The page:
Sue Greim Glader is a mother and author living in Mill Valley, California. Nowhere Hair is available from her website, at Join Nowhere Hair’s Beautifully Bald Initiative at Her blog, Poking Around Life, can be read at

Thursday, August 05, 2010

Surviving and Thriving—My summer of Nuclear Plants, Florida Gators and Guinea Pig Rats!

It seemed somewhat fitting that an interview I did for the University of Florida’s Florida Alumni Magazine was titled A New Chapter.

My son Jordan graduated this year. Now both of my children will be students at NC State University, and so begins a new phase of life for me. In between the pity parties I threw this summer because my children grew up too fast (my opinion--not theirs) I immersed myself writing, marketing, and conducting focus groups.

So here’s some of what has kept me busy:

Yep, I’m a Florida Gator (BSJ 81) and the editors of my alma mater commissioned freelance journalist Terry Godbey (BSJ 83) to write an article about me for UF’s Florida Alumni Magazine.  The photo was taken by UNC photographer Jim Sears at the local library in Holly Springs, NC.  Reghan, Olivia, and Deven Robtoy are pictured along with me and Tickles Tabitha.

My first job after college was doing public relations at a nuclear power plant that was under construction in South Texas called the South Texas Project.  One of my first assignments was to create an elementary school program on how nuclear power plants worked. 

It was a great first assignment because I knew zip about nuclear power plants, and before I could explain how they worked to other people I needed to understand it myself. 

I admit I didn't always find nuclear power the most interesting subject and thought there had to be a more creative and entertaining way to explain it to children. So several years ago I decided I would do a children's book about nuclear power plants.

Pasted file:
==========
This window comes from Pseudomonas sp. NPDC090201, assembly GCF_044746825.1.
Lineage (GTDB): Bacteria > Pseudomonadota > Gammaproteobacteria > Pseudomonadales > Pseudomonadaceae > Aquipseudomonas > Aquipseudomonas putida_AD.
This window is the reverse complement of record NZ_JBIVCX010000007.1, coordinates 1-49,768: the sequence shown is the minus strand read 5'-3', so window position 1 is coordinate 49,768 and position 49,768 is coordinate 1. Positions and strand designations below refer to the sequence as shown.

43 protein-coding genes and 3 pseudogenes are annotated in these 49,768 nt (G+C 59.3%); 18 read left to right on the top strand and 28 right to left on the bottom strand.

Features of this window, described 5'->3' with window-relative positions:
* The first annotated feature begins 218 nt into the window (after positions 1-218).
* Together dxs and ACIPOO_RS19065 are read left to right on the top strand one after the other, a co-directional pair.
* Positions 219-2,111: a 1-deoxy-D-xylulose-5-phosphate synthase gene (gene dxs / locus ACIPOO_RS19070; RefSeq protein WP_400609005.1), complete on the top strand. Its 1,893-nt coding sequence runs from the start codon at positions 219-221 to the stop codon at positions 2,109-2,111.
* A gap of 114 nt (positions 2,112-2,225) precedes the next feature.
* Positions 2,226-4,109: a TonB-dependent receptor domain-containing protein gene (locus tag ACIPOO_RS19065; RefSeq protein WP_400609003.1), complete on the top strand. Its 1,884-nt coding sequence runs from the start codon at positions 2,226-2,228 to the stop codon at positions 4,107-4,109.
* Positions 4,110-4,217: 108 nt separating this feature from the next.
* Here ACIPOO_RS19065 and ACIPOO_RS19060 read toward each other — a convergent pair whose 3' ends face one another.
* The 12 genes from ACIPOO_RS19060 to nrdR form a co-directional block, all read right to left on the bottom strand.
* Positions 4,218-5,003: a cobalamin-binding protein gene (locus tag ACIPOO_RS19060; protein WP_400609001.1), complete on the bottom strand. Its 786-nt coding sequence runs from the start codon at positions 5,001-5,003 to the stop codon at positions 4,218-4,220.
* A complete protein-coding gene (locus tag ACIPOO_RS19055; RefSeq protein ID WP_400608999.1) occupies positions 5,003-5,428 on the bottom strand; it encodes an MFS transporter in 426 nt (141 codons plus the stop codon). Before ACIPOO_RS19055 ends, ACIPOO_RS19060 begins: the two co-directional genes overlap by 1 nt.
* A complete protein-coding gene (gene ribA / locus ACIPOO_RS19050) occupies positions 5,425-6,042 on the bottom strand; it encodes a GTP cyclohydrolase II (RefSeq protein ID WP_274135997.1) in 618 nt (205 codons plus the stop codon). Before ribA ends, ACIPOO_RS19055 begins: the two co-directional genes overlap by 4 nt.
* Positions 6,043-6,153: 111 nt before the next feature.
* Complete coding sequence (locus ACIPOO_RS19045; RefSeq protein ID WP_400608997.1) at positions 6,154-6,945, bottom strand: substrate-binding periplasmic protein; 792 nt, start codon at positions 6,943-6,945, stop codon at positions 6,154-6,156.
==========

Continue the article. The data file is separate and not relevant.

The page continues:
While the book is months away from publication it has kept me busy this summer--conducting focus groups, contacting industry experts,critiquing the illustrations and working on a marketing plant.

Here I am explaining How A Nuclear Plant Really Works (©Nutcracker Publishing) to a group of science camp students visiting Progress Energy's Harris Nuclear Plant in New Hill, NC.  They participated in one of Nutcracker Publishing's focus groups, or as I like to call them, Guinea Pig Parties!

We plan to produce character puppets to be used along with the book's school presentation.  For now, since the illustrations are still incomplete I recruited my daughter Tabitha, and her friend, James Upright to create simple puppets to help act out the book's storyline. It was a hit.  Students loved the puppet show.

At first glance, it might appear odd that I would want to tackle a children's book about nuclear power plants. After all, it's not a subject that evokes the warm fuzzies.  But neither did my children's book about cancer.  It's difficult for today's elementary students to believe but when I first published Tickles Tabitha's Cancer-tankerous Mommy there was no way I would of ever been invited to an elementary classroom to talk about cancer awareness.

I wouldn't say I like it, but I've gotten used to and am comfortable going against the odds, which  makes articles like the one by Florida Magazine  feel oh so sweet.
This summer, I relived what it took to establish Nutcracker Publishing Company and publish  Tickles Tabitha's Cancer-tankerous Mommy when I was asked to write a chapter for an e-book by the  publisher of Breast Cancer Wellness Magazine on how I went from being a survivor to a thriver. The nausea, the rejection, the humiliation!

The book is scheduled to be released October 2010, Breast Cancer Awareness Month.